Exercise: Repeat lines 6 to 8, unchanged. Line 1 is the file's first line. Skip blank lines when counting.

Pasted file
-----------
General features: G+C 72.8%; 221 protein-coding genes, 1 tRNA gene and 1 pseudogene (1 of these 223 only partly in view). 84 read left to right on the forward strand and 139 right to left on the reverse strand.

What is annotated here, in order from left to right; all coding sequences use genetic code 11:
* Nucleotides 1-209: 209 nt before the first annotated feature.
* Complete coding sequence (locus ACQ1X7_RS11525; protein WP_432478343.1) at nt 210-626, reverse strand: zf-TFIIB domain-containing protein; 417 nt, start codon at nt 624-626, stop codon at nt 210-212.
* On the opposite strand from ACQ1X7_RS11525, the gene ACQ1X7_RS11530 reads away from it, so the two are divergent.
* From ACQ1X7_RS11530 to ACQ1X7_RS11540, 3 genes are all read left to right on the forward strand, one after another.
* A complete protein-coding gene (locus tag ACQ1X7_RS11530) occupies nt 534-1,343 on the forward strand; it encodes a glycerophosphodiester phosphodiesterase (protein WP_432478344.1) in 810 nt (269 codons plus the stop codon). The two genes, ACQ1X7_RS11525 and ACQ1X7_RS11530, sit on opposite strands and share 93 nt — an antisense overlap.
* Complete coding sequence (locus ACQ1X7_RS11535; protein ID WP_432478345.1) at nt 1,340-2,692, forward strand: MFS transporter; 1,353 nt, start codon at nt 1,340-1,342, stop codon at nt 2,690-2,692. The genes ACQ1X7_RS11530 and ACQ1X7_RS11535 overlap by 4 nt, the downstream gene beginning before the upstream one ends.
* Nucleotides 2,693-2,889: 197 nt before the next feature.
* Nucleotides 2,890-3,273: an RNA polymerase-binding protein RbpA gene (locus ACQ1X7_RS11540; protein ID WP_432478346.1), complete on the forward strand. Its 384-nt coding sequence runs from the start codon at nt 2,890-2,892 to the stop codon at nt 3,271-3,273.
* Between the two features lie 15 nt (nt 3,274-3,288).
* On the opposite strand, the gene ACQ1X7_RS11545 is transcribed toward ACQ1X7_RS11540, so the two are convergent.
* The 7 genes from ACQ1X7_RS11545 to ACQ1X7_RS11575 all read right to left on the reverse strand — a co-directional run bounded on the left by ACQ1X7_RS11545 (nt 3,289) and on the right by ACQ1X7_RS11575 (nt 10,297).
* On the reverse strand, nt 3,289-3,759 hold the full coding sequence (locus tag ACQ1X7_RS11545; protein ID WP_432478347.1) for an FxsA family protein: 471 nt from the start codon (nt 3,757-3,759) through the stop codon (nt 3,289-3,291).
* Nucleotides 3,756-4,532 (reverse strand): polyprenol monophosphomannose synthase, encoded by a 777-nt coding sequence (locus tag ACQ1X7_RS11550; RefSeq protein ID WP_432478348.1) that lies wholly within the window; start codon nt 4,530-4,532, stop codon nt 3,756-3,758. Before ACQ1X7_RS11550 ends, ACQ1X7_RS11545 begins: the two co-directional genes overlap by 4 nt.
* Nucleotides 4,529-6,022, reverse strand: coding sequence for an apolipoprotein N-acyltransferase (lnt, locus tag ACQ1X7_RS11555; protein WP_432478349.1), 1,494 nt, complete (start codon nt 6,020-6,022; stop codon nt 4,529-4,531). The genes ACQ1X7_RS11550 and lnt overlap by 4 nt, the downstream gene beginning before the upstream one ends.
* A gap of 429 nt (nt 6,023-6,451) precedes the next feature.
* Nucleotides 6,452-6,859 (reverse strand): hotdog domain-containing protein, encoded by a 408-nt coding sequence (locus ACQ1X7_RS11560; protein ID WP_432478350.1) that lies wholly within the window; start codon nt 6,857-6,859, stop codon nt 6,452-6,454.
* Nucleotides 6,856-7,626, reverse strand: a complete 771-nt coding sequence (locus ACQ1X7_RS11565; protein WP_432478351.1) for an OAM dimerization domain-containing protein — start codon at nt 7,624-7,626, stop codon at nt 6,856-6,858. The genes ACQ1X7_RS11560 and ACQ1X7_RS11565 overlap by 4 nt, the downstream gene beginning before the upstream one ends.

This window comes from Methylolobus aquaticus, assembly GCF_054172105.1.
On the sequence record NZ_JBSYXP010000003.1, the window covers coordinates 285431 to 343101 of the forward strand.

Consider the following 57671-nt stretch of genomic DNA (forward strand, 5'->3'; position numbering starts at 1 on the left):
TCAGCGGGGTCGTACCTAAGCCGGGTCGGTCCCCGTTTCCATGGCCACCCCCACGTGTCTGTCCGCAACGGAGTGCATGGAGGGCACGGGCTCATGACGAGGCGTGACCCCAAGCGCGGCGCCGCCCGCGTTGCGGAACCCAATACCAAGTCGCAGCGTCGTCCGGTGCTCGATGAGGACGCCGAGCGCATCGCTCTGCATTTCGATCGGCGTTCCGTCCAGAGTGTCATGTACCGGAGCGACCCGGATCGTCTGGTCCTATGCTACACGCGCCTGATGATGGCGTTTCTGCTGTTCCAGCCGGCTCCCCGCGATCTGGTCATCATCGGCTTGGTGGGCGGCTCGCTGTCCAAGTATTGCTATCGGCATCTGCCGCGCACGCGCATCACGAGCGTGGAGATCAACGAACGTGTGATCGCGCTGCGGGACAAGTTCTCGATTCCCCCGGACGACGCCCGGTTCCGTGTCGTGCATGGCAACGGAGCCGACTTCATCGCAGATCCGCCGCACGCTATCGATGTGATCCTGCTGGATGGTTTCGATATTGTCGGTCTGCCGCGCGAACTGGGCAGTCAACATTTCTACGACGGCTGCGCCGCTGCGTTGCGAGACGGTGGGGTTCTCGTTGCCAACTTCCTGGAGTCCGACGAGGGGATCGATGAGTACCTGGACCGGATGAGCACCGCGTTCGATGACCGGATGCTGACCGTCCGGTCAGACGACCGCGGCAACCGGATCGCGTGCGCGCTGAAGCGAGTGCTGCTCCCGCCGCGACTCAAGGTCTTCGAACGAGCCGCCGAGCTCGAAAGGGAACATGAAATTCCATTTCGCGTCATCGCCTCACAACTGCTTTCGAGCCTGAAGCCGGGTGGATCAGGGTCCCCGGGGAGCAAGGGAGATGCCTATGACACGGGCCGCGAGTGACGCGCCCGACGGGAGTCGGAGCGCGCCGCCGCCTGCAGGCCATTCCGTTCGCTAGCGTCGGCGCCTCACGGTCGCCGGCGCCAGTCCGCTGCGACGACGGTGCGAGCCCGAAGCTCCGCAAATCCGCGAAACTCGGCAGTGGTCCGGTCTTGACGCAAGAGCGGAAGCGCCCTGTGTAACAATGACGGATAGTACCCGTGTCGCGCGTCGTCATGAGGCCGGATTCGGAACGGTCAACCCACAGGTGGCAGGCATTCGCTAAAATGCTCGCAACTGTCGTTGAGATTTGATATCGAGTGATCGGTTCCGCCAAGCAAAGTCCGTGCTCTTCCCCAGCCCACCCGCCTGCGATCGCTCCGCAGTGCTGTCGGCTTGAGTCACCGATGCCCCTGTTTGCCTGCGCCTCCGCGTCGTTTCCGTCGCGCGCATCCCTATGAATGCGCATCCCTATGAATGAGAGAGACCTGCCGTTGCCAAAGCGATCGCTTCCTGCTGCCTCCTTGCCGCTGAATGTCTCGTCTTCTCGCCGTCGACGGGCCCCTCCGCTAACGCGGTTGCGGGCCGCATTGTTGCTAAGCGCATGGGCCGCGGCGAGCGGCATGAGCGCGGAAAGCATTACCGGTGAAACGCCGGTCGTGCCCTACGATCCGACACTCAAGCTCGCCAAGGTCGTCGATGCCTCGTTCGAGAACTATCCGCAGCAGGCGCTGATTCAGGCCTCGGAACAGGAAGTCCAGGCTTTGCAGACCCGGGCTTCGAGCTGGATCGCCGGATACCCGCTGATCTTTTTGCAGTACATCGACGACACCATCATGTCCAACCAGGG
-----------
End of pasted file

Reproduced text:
* From ACQ1X7_RS11530 to ACQ1X7_RS11540, 3 genes are all read left to right on the forward strand, one after another.
* A complete protein-coding gene (locus tag ACQ1X7_RS11530) occupies nt 534-1,343 on the forward strand; it encodes a glycerophosphodiester phosphodiesterase (protein WP_432478344.1) in 810 nt (269 codons plus the stop codon). The two genes, ACQ1X7_RS11525 and ACQ1X7_RS11530, sit on opposite strands and share 93 nt — an antisense overlap.
* Complete coding sequence (locus ACQ1X7_RS11535; protein ID WP_432478345.1) at nt 1,340-2,692, forward strand: MFS transporter; 1,353 nt, start codon at nt 1,340-1,342, stop codon at nt 2,690-2,692. The genes ACQ1X7_RS11530 and ACQ1X7_RS11535 overlap by 4 nt, the downstream gene beginning before the upstream one ends.